Update: 2nd Shell drillship, Noble Discoverer, in West Seattle

Thanks to Ilona Berzups for the photo of the drillship Noble Discoverer arriving in Elliott Bay this afternoon. It was bound for Vigor Shipyards on Harbor Island, according to this marine-traffic-chronicling website. Follow that link for more background on the North Slope oil drilling planned for the Noble Discoverer; as is the case with the drillship Kulluk — Shell’s other sea rig, which has been at Vigor since July — the ND has been advancing through the permit process. Unlike the Kulluk’s arrival, we didn’t get word of this one in advance – one month ago, it was reported to be heading to the Arctic – so we’ll be checking with Vigor tomorrow.

(Added: Photo by Long B. Nguyen, taken Sunday afternoon)
ADDED 8:53 PM: Looking for more background and context on where the situation stands now, we found this March Seattle-datelined story by a Los Angeles Times reporter.

UPDATED 11:38 AM MONDAY: We contacted Shell for more information on both this drillship’s arrival and the Kulluk’s status, and heard back from Curtis Smith:

As you mentioned, the Noble Discoverer has joined Shell’s second primary drilling rig, the Kulluk, at the Vigor shipyard. Both vessels will be deployed to Alaska for Shell’s planned 2012 offshore drilling program. The departure date is not set, but since they are both expected to be on-site in the Chukchi and Beaufort Seas, respectively, they will likely depart Seattle sometime in June.

While in Seattle, the Discoverer will undergo final modifications to its emissions systems and receive minor winterization upgrades in preparations for its departure to Alaska. The Kulluk will leave at roughly the same time. As you are probably aware, Shell is investing hundreds of millions into both vessels to further reduce their environmental footprint once in the Arctic.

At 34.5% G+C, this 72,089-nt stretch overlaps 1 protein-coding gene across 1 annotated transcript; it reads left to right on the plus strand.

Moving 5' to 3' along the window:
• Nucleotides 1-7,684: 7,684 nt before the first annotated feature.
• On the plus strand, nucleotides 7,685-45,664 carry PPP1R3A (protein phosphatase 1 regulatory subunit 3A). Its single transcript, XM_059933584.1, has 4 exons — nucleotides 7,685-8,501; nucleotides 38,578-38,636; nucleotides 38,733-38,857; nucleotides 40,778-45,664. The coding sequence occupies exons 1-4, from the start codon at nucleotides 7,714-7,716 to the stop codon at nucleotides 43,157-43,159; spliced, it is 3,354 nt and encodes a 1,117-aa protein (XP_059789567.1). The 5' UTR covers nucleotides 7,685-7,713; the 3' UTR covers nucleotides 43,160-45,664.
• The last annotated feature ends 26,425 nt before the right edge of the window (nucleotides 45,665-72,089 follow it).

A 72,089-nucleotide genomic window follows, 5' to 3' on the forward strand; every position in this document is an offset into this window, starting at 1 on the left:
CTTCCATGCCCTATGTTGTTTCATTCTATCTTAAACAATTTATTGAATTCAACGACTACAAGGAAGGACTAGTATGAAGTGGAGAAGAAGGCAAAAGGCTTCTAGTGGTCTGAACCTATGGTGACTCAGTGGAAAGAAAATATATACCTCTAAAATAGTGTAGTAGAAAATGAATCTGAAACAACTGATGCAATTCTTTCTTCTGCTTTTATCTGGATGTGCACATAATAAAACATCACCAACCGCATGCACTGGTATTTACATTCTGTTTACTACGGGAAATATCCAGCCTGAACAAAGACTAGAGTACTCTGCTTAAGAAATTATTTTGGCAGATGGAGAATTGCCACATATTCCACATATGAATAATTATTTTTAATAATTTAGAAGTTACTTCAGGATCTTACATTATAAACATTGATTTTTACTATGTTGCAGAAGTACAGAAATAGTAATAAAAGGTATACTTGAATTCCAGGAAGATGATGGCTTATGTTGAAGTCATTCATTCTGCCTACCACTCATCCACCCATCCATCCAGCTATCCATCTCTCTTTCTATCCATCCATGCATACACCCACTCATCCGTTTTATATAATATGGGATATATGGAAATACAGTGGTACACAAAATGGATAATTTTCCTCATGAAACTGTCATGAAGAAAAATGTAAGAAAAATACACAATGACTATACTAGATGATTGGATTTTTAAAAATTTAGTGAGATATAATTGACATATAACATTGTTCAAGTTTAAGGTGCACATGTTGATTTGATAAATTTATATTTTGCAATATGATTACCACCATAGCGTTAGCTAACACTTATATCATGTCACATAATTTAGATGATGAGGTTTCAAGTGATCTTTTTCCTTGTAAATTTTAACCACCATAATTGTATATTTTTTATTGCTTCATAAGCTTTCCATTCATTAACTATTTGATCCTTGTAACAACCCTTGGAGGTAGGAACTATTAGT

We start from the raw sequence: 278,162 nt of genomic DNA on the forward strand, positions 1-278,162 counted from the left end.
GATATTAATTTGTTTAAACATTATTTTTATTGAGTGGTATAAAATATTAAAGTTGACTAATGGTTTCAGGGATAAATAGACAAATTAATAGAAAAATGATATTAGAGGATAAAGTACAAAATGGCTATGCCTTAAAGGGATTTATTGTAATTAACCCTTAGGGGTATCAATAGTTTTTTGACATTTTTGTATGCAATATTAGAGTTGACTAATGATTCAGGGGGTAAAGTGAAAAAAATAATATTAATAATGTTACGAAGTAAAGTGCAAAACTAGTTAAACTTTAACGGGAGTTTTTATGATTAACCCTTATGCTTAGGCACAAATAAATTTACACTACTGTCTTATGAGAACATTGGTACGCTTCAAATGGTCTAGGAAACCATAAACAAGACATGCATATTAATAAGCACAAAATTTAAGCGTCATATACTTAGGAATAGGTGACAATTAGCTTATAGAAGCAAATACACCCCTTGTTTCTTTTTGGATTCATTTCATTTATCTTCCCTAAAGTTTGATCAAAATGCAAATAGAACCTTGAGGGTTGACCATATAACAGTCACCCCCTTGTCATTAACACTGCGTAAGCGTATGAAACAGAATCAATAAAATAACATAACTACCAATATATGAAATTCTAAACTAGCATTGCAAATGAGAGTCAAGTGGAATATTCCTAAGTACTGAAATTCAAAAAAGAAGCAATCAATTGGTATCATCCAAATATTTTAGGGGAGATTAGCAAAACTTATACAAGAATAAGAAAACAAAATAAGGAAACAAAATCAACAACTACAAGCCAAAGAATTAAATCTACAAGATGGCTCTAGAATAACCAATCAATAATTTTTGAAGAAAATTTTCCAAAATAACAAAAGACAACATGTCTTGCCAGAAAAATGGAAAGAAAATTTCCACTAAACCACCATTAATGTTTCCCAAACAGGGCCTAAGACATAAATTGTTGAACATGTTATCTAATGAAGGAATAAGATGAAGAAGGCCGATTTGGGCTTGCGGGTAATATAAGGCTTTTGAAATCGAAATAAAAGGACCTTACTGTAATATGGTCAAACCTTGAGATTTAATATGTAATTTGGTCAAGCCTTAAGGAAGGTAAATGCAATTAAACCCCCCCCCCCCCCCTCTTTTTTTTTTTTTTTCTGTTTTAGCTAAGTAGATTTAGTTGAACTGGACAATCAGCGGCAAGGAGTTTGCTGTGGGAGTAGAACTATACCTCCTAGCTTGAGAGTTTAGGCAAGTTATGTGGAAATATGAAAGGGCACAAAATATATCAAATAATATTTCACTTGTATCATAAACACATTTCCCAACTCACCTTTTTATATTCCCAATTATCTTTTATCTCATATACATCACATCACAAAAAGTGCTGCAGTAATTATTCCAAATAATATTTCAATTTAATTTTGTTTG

7 Replies to "Update: 2nd Shell drillship, <i>Noble Discoverer</i>, in West Seattle"

  • Gene April 1, 2012 (8:50 pm)

    Drill baby drill – China needs more oil. We, and the ocean/arctic, get the risk, they get the reward.
    (For those that don’t know, the US is already a net exporter of liquid fuels).

  • Jim April 2, 2012 (8:05 am)

    The lights on the dock around that ship are way too bright. They are bright white and dominate the skyline. I can only hope they are temporary.

  • Joe the Plumber April 2, 2012 (9:21 pm)

    Gene. I believe we sell the Chinese that oil. That’s our reward, along with well paid domestic jobs. Its called Capitalism.

  • richard April 3, 2012 (4:24 am)

    great news! my brother has a job at vigor and he is happy.

  • Nick April 6, 2012 (12:50 pm)

    When I was young we would sit at a table w/no meat and ask my dad why. It’s just that way he would say. Rarely home cause he was working 2 jobs for less than 10 an hour. My kids will never go through that. No computers or cars let alone any plastic. Just backbreaking jobs everywhere w/o oil. What about the tractors that plow the fields your corn is grown. We will drill while others sit at a desk and judge. Until you are oil free just eat your soy, and wonder how normal hardworkers like us are treating our kids like kings. Daddy loves you, and as soon as my weeks are up it’s whatever you want.

  • JimAK April 8, 2012 (12:50 pm)

    Gene, there are two reasons why we are a net petroleum exporter:

    1. Obama’s lack of a coherent energy program and his support/subsidies for “green energy” like Solyndra and Fisker have driven oil prices up.

    2. The ObamaConomy has millions unemployed so they can’t afford to drive.

    Lower demand is why we are an exporter. When – if – the economy improves, demand will come
    back, driving prices even higher.

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